Frederick Douglass: The Reasons for Our Troubles

(1862)

Document Text

Ladies and Gentlemen:—

My purpose to-night is not to win applause. I have no high-sounding professions of patriotism to make. He is the best friend of this country, who, at this tremendous crisis, dares tell his countrymen the truth, however disagreeable that truth may be; and such a friend I will aim to be to-night. Many things have been said against the free colored people of the North, and a strong current is turned against them; but I believe that up to this time, no man, however malignant, has been able to cast the shadow of a doubt upon the loyalty and patriotism of the free colored people in this the hour of the nation’s trial and danger. Without exulting, but with thankfulness, I may say it, while treason and rebellion have counted upon aid and comfort all over the North, among those who have every reason to be true and faithful to the State, no rebel or traitor has dared look at the free colored men of the North, but as an enemy. There are English rebels,...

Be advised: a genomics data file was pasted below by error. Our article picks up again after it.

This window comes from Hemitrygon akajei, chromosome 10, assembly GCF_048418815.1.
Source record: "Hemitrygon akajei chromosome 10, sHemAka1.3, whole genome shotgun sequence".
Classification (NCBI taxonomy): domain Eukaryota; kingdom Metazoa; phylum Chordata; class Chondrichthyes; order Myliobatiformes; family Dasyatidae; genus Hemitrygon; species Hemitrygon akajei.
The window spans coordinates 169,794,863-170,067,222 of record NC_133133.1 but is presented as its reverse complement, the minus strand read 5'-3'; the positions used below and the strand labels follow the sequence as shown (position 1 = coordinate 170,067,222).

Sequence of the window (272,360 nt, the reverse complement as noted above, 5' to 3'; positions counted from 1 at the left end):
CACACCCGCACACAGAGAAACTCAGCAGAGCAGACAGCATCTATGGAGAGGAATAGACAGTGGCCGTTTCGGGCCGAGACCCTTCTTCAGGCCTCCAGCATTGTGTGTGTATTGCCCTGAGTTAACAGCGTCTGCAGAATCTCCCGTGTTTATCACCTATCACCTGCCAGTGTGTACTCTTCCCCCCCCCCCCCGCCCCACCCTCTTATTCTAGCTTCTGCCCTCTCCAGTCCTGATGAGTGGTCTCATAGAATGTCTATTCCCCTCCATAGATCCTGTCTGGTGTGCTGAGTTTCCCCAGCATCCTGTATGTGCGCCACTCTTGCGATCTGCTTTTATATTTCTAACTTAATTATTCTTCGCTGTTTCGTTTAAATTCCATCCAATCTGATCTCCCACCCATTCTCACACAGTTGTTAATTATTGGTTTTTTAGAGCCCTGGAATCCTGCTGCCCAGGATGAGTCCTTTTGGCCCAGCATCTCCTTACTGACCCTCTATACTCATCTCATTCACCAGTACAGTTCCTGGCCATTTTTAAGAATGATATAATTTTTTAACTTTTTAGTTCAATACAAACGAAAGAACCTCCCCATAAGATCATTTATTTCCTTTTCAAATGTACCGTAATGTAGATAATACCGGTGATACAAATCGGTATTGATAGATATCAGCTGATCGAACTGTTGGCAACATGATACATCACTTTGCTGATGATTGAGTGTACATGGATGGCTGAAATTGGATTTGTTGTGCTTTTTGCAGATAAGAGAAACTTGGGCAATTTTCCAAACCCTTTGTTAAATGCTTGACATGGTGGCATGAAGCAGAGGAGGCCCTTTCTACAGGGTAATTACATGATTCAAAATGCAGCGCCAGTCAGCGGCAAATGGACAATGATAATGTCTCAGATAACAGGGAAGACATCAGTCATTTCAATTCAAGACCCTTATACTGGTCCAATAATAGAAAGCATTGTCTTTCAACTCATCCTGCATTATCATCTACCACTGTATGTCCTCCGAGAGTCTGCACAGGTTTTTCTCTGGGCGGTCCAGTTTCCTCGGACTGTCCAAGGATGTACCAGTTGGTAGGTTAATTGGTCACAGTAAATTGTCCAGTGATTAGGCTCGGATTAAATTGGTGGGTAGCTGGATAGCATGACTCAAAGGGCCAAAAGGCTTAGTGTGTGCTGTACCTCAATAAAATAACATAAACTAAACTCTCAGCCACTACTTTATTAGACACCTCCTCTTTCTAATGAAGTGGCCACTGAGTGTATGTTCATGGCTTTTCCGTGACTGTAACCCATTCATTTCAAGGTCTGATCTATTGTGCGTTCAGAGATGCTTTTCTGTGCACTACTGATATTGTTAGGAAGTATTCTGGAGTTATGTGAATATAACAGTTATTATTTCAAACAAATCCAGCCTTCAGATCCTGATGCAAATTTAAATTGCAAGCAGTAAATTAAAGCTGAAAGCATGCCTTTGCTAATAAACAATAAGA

Source: Douglass’ Monthly (February 1862).

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Frederick Douglass (University of Texas Libraries)

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